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Inefficient awareness

By September 29, 2008culture

Most of you have heard about this notion of ‘the efficient market,’ usually used in discussions about laissez faire economics. The core of this notion is that if we just let the markets ‘do their thing’ then it will all come out for the best. I’m sure many of you now expect me to talk about whether the currently proposed $700 billion dollar bailout is a good idea. That’s not where I’m going at all.

Just so we can dispense with any such misconception: I have no idea if the bailout is good, or if we need more regulation etc. I’m not talking about that at all. If you think I am then you are about to completely miss the point of what I’m going to say.

I used to believe in that notion of ‘the efficient market’ and also the idea that efficiency leads more quickly to what is inevitable. Now, I’m not so sure. I’m not saying I disbelieve in the efficient market; just that I don’t know either way. But here is what I do know.

The idea of an ‘efficient market’ that acts rationally is premised on the idea that people are at all times acting in their own self-interest. Greed is okay, because it simply represents a form of self-interest that leads to efficiency. Free flow of information also leads to efficiency, or facilitates it. This is built into the theory of ‘efficient markets.’ And this is the part that I no longer buy into.

I believe that people are largely motivated by self-interest, and I believe that if they have good information about the state of things that they will use that information to their benefit. The problem is that most people are stuck at a certain level of perception, and most people have trouble advancing beyond the level that they are currently in. Most people cling to arcane beliefs, even when doing so is detrimental to their self-interest. Most people follow the herd, even when doing so is detrimental to their self-interest. In short, most people have trouble actually seeing how to benefit themselves.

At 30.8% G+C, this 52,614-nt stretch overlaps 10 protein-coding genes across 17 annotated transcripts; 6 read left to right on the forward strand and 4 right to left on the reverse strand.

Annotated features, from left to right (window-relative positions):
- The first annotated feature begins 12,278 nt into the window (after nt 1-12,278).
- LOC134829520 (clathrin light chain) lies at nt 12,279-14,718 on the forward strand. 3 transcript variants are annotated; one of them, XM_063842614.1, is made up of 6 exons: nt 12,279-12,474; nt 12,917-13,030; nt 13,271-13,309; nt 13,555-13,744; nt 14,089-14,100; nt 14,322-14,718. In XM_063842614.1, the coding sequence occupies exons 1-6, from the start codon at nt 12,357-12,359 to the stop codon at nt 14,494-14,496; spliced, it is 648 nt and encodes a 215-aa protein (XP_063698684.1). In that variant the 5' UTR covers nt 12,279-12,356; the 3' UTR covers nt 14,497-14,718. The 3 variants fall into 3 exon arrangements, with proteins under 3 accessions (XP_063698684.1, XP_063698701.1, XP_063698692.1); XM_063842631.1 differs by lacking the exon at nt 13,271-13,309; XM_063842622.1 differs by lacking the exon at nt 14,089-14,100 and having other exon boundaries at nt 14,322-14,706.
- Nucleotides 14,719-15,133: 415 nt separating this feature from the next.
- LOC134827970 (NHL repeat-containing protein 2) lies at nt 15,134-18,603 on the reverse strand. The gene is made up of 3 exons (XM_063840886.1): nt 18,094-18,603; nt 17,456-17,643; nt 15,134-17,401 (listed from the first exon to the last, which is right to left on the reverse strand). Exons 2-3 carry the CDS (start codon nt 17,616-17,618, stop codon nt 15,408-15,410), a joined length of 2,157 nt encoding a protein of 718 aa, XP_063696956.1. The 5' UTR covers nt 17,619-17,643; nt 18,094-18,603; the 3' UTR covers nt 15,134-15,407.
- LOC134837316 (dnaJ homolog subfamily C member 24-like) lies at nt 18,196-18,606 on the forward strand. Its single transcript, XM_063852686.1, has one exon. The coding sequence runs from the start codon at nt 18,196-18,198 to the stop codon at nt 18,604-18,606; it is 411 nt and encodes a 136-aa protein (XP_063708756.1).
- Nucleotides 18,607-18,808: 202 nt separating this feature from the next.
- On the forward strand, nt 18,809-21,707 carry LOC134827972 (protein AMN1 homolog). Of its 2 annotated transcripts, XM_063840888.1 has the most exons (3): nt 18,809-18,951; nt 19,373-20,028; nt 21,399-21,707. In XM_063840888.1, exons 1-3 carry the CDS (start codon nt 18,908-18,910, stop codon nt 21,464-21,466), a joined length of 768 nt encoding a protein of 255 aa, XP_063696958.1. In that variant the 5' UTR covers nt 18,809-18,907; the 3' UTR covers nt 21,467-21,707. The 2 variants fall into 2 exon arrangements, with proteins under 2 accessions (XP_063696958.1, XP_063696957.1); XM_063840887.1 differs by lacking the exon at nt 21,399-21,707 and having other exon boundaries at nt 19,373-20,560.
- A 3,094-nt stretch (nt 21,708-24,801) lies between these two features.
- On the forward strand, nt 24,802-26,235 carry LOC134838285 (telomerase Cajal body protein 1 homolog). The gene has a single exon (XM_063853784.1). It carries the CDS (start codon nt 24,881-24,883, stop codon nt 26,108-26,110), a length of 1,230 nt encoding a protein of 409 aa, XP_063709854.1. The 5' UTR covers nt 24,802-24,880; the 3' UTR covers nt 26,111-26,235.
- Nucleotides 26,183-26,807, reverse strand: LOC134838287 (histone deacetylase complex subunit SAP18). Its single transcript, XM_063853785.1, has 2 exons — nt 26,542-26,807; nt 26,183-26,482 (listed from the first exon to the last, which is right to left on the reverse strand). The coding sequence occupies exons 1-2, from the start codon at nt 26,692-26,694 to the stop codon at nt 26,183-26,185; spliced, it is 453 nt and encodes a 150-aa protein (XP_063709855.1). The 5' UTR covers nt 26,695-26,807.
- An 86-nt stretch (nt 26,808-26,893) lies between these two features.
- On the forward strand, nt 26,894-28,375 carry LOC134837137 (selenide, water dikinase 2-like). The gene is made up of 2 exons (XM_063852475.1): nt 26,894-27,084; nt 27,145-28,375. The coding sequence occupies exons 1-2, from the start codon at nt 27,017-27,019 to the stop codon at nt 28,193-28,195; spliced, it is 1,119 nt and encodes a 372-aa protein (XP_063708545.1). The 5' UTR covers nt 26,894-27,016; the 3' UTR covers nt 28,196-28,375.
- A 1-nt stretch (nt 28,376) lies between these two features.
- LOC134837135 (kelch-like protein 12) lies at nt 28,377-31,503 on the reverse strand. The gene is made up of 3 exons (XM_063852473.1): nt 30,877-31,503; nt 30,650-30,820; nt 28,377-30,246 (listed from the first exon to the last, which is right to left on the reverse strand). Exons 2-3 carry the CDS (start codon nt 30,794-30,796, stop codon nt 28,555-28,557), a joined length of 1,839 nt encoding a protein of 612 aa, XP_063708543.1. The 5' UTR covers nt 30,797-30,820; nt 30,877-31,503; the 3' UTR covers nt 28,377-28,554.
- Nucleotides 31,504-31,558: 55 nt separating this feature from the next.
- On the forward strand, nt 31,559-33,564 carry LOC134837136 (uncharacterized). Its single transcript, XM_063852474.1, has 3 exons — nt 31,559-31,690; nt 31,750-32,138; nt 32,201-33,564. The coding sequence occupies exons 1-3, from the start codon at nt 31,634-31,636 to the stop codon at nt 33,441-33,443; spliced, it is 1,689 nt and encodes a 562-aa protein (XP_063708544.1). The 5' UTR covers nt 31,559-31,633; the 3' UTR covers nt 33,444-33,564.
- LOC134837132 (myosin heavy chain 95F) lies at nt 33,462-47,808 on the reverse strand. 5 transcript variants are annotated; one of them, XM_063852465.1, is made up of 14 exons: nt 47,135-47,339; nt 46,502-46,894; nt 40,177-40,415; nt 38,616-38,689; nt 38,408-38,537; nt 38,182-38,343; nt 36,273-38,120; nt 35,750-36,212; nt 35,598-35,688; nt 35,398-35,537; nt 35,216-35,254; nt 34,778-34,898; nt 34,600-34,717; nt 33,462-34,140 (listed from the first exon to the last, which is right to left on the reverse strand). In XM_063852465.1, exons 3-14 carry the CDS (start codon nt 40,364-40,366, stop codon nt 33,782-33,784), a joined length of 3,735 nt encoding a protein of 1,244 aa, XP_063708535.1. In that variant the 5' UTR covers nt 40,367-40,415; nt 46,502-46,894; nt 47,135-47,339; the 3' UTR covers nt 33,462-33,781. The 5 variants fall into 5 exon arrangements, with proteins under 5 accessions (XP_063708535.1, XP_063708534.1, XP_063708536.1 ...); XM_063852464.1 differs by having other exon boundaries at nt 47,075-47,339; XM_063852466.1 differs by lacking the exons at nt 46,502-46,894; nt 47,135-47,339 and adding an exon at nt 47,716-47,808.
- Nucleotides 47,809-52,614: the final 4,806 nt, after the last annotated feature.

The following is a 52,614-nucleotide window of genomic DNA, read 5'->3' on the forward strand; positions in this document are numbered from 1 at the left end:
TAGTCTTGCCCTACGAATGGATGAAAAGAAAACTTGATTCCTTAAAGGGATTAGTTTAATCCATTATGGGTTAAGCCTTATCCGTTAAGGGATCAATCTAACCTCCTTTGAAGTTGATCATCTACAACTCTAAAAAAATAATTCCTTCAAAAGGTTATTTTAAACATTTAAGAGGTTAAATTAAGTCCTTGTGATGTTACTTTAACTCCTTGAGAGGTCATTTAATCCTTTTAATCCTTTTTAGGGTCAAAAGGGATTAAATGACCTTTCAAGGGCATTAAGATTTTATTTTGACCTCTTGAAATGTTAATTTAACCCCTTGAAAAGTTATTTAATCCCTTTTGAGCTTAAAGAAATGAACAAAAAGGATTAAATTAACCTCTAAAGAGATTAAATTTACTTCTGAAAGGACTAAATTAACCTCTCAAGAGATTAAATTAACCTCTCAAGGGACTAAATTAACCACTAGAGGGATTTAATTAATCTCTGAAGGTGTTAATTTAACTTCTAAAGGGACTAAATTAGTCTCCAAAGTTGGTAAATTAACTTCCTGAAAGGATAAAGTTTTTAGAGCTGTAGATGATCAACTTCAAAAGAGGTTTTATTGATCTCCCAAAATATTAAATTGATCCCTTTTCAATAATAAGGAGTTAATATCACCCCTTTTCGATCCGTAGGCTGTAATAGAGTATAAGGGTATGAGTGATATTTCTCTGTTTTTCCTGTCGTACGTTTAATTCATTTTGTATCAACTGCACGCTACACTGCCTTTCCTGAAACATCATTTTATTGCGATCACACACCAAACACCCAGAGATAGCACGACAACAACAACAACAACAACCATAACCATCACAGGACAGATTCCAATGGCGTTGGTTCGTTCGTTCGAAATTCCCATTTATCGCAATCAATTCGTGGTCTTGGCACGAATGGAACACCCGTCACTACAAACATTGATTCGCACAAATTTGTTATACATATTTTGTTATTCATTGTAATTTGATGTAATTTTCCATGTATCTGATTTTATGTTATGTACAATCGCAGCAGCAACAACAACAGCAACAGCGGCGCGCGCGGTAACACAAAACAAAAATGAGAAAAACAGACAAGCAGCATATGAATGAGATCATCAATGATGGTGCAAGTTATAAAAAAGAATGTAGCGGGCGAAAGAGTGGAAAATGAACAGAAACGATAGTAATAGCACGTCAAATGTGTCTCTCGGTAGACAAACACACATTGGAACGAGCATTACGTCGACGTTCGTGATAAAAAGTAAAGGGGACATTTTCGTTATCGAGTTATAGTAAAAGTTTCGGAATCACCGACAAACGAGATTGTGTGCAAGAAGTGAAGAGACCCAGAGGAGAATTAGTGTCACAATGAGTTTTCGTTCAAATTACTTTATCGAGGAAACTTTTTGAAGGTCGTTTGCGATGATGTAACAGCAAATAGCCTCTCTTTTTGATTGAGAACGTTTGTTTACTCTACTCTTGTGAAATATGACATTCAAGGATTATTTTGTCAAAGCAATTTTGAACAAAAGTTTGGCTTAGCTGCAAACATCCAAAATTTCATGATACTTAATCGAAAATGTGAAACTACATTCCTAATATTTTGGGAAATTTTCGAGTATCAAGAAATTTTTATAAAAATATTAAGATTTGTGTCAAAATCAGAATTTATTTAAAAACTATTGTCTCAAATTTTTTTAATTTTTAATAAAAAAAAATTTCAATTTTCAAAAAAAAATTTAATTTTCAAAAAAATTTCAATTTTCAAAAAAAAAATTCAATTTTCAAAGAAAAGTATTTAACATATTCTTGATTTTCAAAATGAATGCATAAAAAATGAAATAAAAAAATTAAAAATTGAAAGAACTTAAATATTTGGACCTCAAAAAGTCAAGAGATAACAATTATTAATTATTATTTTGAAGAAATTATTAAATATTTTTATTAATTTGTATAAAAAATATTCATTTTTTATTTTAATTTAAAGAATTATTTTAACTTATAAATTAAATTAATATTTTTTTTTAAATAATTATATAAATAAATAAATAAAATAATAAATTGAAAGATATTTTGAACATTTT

Sometimes helping other people first is the best strategy. But this requires a subtle sense of how things work, and it requires patience. Oh, and it requires ‘deferred gratification.’ These are the skills that most people lack: sense of subtlety and deep patience. And these skills are under-developed in any community that fosters hair-trigger debates, and which discourages thoughtfulness.

Why is it that we now find so many people diagnosed with ADD? How did this happen? Is it possible that our society promotes this? And how does ADD keep people from understanding what their self-interest is?

Today, I called a lawyer who I really like a lot. She’s my ‘opposing counsel’ but we have a good relationship for the most part. I have found, however, that she is really bad at returning phone calls. I don’t take it personally because I can see it’s a system-wide problem for her. And when I say ‘system-wide’ I mean it. I called to today at 10:00 am to follow up on our last phone call (she was going to talk to her client ‘and get right back to me’), but no one answered. Remember, this is 10:00 am on Monday. So here is what the answering machine said:

“You have reached the offices of ________. Our offices are open from 9:00 am to 5:00 pm. No one is available to take your call now. Please leave a message and someone will return your call during normal business hours.”

Incidentally, this is not the first time I’ve gotten this message when calling a business during ‘normal hours.’ But let’s not condemn other people. We all make mistakes. The biggest ones are the ones where we fail to help ourselves by being insufficiently aware. And so, once again, I ask: how is that we become more aware of how to help ourselves (and those around us)?


P.S. If you appreciate my observations, you might want to join my inner circle.
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